The extreme drought that has gripped parts of nine states — most of them in the South — is expected to drag on for several months or intensify, posing a risk for more wildfires, agriculture problems and water restrictions, national weather experts said Monday.
Portions of Texas and a small part of eastern Louisiana are the only parts of the nation that rank in the National Weather Service's worst drought condition category, said Victor Murphy, the climate service program manager for the National Weather Service's southern region, based in Fort Worth. The "exceptional" drought level happens once every 50 to 100 years, he said.
Much of the rest of Texas and Louisiana are in extreme drought conditions — the worst in 20 to 50 years — as are parts of Arizona, New Mexico, Oklahoma, Arkansas and Florida and tiny portions of Colorado and Kansas. Other areas of those states are experiencing severe and moderate drought conditions, along with parts of Mississippi, Alabama, Georgia and South Carolina.
May is "pretty much our last chance to mitigate this thing," because that month typically brings the most rainfall in many of the bone-dry states, including Texas and Oklahoma, which need about 4 inches of rain in the next month, Murphy said.
The widespread drought was spawned last year by La Nina, a condition that changes wind and air pressure patterns. It brought warmer-than-normal temperatures and less rainfall to the southern and central U.S., drying out grass and shrubs that have become fuel for wildfires that have ignited and raged out of control in several states.
Since Jan. 1, New Mexico wildfires have scorched more than 390 sq. miles and destroyed 15 homes. Among the fires was a massive 15,000-acre blaze that firefighters were still battling Monday south of Carlsbad, said Dan Ware, a spokesman for the New Mexico State Forestry Division.
So far this year Florida grass fires have blackened about 87 sq. miles, according to the Florida Department of Agriculture and Consumer Services' Division of Forestry.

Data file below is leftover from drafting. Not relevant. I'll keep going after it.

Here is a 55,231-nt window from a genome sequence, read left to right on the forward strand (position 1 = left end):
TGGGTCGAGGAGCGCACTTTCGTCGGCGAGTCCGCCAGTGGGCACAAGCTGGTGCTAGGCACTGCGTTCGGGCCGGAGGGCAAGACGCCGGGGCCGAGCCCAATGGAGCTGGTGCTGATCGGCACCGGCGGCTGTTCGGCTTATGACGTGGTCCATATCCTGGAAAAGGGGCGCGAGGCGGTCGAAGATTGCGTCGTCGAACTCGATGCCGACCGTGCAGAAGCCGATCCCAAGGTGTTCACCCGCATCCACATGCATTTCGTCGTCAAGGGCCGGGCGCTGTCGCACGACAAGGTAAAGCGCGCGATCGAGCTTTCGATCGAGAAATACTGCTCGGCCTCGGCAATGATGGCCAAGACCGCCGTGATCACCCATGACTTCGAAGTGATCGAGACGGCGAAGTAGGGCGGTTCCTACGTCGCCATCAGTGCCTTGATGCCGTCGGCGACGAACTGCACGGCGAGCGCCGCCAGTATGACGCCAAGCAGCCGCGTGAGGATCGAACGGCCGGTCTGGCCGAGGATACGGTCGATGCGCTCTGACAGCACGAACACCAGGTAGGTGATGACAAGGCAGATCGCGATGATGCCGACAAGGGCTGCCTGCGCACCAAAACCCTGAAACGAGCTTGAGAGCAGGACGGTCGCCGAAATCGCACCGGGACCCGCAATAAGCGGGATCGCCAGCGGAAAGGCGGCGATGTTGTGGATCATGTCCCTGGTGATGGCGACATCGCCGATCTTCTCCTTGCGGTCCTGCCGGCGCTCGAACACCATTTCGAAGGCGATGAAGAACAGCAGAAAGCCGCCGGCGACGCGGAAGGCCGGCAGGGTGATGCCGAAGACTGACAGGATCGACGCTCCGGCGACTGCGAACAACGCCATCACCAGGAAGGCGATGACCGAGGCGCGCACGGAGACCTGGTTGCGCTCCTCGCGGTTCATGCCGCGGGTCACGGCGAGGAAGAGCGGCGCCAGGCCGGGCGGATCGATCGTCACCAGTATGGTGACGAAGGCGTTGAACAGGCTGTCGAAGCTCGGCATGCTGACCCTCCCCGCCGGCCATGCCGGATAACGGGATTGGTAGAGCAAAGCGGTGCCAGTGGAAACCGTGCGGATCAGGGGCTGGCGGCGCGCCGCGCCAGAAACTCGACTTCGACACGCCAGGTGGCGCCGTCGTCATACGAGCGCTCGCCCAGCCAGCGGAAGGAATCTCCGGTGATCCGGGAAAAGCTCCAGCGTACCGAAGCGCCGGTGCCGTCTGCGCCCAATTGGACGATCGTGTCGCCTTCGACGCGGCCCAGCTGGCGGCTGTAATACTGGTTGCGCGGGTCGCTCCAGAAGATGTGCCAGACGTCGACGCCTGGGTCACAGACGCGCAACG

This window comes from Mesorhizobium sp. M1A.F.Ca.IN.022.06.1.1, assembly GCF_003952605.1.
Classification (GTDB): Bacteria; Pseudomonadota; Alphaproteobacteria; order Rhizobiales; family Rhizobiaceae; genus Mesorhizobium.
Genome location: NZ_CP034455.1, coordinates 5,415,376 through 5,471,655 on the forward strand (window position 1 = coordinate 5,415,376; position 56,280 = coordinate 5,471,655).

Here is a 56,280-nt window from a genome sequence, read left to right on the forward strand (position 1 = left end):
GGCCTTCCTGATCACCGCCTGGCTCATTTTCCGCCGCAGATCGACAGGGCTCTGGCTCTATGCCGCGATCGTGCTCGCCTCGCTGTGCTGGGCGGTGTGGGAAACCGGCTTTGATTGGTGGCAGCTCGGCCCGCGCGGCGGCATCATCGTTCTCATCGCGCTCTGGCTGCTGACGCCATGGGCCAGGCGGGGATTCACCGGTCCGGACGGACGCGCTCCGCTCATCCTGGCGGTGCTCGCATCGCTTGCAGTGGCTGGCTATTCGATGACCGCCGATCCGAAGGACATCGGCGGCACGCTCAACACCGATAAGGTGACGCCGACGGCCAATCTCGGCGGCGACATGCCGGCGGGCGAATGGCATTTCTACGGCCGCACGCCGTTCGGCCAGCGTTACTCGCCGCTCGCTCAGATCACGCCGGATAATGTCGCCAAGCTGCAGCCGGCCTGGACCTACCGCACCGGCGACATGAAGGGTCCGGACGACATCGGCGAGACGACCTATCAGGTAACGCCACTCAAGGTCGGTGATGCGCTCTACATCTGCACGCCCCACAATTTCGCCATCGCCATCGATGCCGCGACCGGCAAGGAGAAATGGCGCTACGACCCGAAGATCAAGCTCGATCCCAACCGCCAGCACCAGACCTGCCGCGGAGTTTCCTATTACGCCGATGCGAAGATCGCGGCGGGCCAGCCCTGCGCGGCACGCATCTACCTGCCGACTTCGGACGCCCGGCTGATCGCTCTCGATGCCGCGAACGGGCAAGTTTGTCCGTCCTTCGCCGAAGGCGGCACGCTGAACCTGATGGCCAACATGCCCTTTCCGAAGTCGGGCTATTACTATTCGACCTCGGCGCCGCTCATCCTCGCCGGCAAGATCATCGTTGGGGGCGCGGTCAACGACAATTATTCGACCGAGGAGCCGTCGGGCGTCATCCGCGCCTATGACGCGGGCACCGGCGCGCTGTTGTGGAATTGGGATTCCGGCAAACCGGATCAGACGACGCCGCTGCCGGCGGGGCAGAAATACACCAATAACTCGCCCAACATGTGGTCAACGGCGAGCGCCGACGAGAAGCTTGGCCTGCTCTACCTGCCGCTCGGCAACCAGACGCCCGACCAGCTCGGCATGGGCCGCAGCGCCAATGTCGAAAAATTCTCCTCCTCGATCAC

Texas wildfires have burned more than 2,900 sq. miles since the beginning of the year, destroying about 400 homes and leading to the deaths of two firefighters, according to the Texas Forest Service.
Overnight storms in North Texas only brought short-term relief to a small parched area of the state but did help firefighters get a 127,000-acre fire 70 percent contained, Murphy said. The only significant rainfall on the horizon is for Arkansas, but too much rain there could bring flooding, he said.
Based on weather forecasts, the drought likely will persist and even get worse in Texas, New Mexico and Oklahoma — as well as in eastern Arizona, eastern Colorado and western Kansas, said David Brown, regional climate services director for the National Oceanic and Atmospheric Administration. But a little improvement is predicted for a small band stretching from the middle of Oklahoma across northern Texas and Louisiana, Brown said. Drought conditions are expected to improve in eastern Oklahoma, and much of Arkansas and Florida, he said.
"The drought doesn't just lead to elevated risks for wildfires, but it affects agriculture because of spring planting and also puts a stress on water resources," Brown said.